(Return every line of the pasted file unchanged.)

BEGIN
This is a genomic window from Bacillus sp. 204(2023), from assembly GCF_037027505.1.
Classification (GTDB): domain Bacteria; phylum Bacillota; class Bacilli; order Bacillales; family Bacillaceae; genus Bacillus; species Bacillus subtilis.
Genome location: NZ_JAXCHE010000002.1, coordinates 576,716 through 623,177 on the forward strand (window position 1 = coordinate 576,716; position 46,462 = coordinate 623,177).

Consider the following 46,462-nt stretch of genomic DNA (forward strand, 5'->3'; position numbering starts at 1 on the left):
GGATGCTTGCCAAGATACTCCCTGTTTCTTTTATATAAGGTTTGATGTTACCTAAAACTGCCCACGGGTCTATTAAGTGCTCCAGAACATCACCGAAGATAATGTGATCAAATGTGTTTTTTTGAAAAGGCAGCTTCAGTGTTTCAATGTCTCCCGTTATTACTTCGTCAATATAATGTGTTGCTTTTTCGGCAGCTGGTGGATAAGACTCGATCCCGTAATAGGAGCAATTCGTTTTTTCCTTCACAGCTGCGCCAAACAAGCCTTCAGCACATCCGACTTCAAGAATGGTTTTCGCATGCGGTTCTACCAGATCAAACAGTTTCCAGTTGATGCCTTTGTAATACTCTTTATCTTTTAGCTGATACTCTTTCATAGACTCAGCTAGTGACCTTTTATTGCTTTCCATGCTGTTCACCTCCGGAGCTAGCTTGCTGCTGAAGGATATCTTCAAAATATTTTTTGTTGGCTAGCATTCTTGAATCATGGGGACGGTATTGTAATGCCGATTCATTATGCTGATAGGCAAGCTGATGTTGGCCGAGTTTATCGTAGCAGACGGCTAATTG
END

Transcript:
This is a genomic window from Bacillus sp. 204(2023), from assembly GCF_037027505.1.
Classification (GTDB): domain Bacteria; phylum Bacillota; class Bacilli; order Bacillales; family Bacillaceae; genus Bacillus; species Bacillus subtilis.
Genome location: NZ_JAXCHE010000002.1, coordinates 576,716 through 623,177 on the forward strand (window position 1 = coordinate 576,716; position 46,462 = coordinate 623,177).

Consider the following 46,462-nt stretch of genomic DNA (forward strand, 5'->3'; position numbering starts at 1 on the left):
GGATGCTTGCCAAGATACTCCCTGTTTCTTTTATATAAGGTTTGATGTTACCTAAAACTGCCCACGGGTCTATTAAGTGCTCCAGAACATCACCGAAGATAATGTGATCAAATGTGTTTTTTTGAAAAGGCAGCTTCAGTGTTTCAATGTCTCCCGTTATTACTTCGTCAATATAATGTGTTGCTTTTTCGGCAGCTGGTGGATAAGACTCGATCCCGTAATAGGAGCAATTCGTTTTTTCCTTCACAGCTGCGCCAAACAAGCCTTCAGCACATCCGACTTCAAGAATGGTTTTCGCATGCGGTTCTACCAGATCAAACAGTTTCCAGTTGATGCCTTTGTAATACTCTTTATCTTTTAGCTGATACTCTTTCATAGACTCAGCTAGTGACCTTTTATTGCTTTCCATGCTGTTCACCTCCGGAGCTAGCTTGCTGCTGAAGGATATCTTCAAAATATTTTTTGTTGGCTAGCATTCTTGAATCATGGGGACGGTATTGTAATGCCGATTCATTATGCTGATAGGCAAGCTGATGTTGGCCGAGTTTATCGTAGCAGACGGCTAATTG